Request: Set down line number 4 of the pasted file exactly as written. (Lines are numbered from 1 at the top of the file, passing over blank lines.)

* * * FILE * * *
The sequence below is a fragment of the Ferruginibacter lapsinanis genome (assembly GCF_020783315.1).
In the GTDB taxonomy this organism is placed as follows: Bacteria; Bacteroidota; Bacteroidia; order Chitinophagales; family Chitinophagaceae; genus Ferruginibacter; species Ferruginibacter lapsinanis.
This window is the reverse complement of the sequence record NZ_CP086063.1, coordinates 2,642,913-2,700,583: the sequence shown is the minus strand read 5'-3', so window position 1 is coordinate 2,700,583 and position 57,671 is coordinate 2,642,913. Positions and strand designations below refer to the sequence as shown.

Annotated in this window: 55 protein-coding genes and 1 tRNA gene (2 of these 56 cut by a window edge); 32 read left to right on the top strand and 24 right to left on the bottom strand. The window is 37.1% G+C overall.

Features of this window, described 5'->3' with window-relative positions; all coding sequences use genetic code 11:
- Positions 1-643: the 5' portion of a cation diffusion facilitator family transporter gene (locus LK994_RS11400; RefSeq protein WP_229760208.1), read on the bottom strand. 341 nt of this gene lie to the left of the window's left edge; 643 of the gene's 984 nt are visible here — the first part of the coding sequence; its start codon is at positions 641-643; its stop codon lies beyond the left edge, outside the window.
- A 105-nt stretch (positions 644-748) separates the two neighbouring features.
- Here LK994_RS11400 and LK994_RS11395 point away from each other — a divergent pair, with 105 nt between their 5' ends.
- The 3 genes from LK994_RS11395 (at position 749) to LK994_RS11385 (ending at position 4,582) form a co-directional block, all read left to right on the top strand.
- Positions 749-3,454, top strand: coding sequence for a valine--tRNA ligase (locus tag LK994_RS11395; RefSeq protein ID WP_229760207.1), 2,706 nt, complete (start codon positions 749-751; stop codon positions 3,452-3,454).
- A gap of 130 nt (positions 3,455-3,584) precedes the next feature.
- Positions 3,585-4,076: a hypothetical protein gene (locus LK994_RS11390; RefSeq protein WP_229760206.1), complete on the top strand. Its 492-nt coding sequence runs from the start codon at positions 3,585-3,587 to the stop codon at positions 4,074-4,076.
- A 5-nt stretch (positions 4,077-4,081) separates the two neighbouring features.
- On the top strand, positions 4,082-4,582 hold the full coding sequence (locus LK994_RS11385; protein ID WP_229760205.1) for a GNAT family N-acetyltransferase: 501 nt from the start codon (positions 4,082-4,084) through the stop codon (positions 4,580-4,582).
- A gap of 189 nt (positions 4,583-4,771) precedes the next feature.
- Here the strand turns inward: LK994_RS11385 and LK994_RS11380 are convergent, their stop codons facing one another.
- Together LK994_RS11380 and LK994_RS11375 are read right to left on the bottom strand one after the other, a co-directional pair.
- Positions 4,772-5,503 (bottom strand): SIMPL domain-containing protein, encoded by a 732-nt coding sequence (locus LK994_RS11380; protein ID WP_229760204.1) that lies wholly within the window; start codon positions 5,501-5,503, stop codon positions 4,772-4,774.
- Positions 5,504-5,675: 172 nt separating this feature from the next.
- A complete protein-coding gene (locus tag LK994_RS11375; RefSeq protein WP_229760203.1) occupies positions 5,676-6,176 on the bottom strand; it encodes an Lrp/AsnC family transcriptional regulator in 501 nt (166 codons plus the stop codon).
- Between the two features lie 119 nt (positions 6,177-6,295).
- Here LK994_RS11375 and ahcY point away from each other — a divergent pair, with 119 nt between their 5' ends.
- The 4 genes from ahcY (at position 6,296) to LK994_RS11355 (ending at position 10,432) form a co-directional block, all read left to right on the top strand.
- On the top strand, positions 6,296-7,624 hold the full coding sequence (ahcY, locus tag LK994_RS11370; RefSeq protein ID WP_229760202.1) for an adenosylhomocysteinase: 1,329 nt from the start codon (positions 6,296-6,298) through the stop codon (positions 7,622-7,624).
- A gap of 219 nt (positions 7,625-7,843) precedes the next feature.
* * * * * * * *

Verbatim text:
Annotated in this window: 55 protein-coding genes and 1 tRNA gene (2 of these 56 cut by a window edge); 32 read left to right on the top strand and 24 right to left on the bottom strand. The window is 37.1% G+C overall.